Prof. Powershell

PowerShell Syntax Elements Part 3: Braces

Here's how to properly use braces to define a scriptblock.

We've been looking at some of the different syntax punctuation you are likely to run into in PowerShell. I'm trying to come up with analogies to help you understand, but sometimes, like any language, you simply have to learn the use case. Today we'll look at braces, {}. Sometimes these are referred to as squiggle brackets. But these are use differently than a square bracket.

The most common use of braces is to define a scriptblock. Think of a scriptblock as a self-contained piece of PowerShell code that will write an object to the pipeline. It is sort of like an undefined function. A number of cmdlets make use of scriptblocks.

PS C:\> Get-Service -name ms* | where {$_.status -eq 'running'}

Status   Name               DisplayName                          
------   ----               -----------                          
Running  msiserver          Windows Installer                    

I've retrieved all services that start with MS and piped them to Where-Object. This cmdlet uses a scriptblock for a filter. If the status property of the service is equal to "running," PowerShell sends it on to the pipeline. Otherwise it is discarded. When used in Where-Object, the scriptblock has to send True or False to the pipeline. Again, think of the scriptblock as a function.

Function Get-Running {
if ($service.status -eq 'running') {
Write-Output $service

This would give me the same result, albeit with a lot more work.

Get-Service -name ms* | get-running

If you notice, the function uses {} to enclose the PowerShell commands. The same thing is happening in Where-Object, except in a much simpler manner, once you understand that $_ indicates a piped object. In this case, a service object. We also use braces to indicate scriptblocks with ForEach-Object.

PS C:\> "alice","bob","carol","david" | foreach {$_.substring(0,1)}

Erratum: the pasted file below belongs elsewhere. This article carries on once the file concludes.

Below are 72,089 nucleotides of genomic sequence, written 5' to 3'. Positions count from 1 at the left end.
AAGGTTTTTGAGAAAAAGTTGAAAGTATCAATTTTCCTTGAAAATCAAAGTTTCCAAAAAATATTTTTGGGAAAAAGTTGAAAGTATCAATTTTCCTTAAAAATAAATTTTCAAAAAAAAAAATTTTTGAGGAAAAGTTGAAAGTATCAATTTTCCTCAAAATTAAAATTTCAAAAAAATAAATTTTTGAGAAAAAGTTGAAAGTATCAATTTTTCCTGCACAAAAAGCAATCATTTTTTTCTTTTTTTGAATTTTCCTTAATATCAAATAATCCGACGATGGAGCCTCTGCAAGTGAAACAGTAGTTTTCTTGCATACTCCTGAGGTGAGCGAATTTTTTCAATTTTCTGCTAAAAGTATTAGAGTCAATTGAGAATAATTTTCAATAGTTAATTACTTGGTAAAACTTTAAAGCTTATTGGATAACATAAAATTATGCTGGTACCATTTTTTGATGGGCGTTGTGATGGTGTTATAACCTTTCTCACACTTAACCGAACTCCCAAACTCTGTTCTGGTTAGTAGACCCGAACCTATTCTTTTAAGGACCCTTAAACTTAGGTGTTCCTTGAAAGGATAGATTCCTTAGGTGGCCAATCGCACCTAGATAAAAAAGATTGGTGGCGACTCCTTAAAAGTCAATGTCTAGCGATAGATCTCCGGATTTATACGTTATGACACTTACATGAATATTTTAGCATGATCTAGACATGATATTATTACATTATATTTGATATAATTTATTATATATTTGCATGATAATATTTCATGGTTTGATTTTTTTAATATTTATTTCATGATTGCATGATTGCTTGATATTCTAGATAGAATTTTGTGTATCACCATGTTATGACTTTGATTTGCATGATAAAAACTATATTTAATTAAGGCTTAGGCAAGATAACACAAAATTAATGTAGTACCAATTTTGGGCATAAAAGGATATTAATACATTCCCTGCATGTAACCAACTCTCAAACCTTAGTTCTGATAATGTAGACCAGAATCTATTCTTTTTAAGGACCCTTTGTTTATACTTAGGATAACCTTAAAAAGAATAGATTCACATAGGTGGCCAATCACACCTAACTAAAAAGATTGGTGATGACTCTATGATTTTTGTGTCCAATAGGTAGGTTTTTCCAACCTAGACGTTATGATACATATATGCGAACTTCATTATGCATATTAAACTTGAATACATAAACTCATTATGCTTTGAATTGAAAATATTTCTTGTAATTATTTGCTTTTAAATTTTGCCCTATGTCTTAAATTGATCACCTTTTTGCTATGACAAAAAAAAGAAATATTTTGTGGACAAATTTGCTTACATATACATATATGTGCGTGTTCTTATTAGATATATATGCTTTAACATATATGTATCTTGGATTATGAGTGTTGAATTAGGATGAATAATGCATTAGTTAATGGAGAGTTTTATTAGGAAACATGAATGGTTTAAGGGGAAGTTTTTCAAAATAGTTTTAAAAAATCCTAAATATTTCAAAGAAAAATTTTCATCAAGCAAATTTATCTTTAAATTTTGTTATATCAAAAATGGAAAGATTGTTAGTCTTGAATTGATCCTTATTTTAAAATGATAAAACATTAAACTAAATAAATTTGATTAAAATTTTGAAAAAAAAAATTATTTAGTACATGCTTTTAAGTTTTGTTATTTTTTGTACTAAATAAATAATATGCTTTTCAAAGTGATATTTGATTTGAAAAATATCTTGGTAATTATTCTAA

I've piped a collection of names and for each one (referenced by $_, I'm invoking the Substring() method). Remember why there are parentheses? By the way, to make your life more interesting, you can get the same results with this expression because each string is made up of an array of characters.

PS C:\> "alice","bob","carol","david" | foreach {$_[0]}

Or consider this:

PS C:\> $names = "alice","bob","carol","david"
PS C:\> ForEach ($name in $names) { $name[0] }

Again, same result. With the ForEach enumerator, the stuff in parentheses is "processed" by ForEach and for each object ($name), PowerShell executes the code in the squiggly brackets.

You will also see {} used to define a hashtable.

PS C:\> $hash = @{Title="Prof. PowerShell";Computername="MyPC"}
PS C:\> $hash

Name                           Value                                           
----                           -----                                           
Computername                   MyPC                                            
Title                          Prof. PowerShell

Hashtables have methods, which means I need to use parentheses.


PS C:\> $hash.Add("Shell","PowerShell")

As I've been saying all along, the best way to understand PowerShell punctuation, is to learn it in context. Let me leave you with this example.

$numbers = @(1,5,2,"a",4)
$results = @{}

Foreach ($r in $numbers) {
if ($r -is [int]) {
$results.Add(($r -as [string]),[math]::Round( (([math]::PI) * ($r * $r)),2))

Or you can drop the parentheses which in this case doesn't make a difference

[math]::PI * $r * $r
else {
Write-Warning "$r is not an integer"

} #foreach $r


Again, hardly the greatest PowerShell code you've ever seen, but see if you can understand what it does and how the different PowerShell punctuation is being used. Learn in context and you'll have a much better PowerShell experience.

About the Author

Jeffery Hicks is an IT veteran with over 25 years of experience, much of it spent as an IT infrastructure consultant specializing in Microsoft server technologies with an emphasis in automation and efficiency. He is a multi-year recipient of the Microsoft MVP Award in Windows PowerShell. He works today as an independent author, trainer and consultant. Jeff has written for numerous online sites and print publications, is a contributing editor at, and a frequent speaker at technology conferences and user groups.

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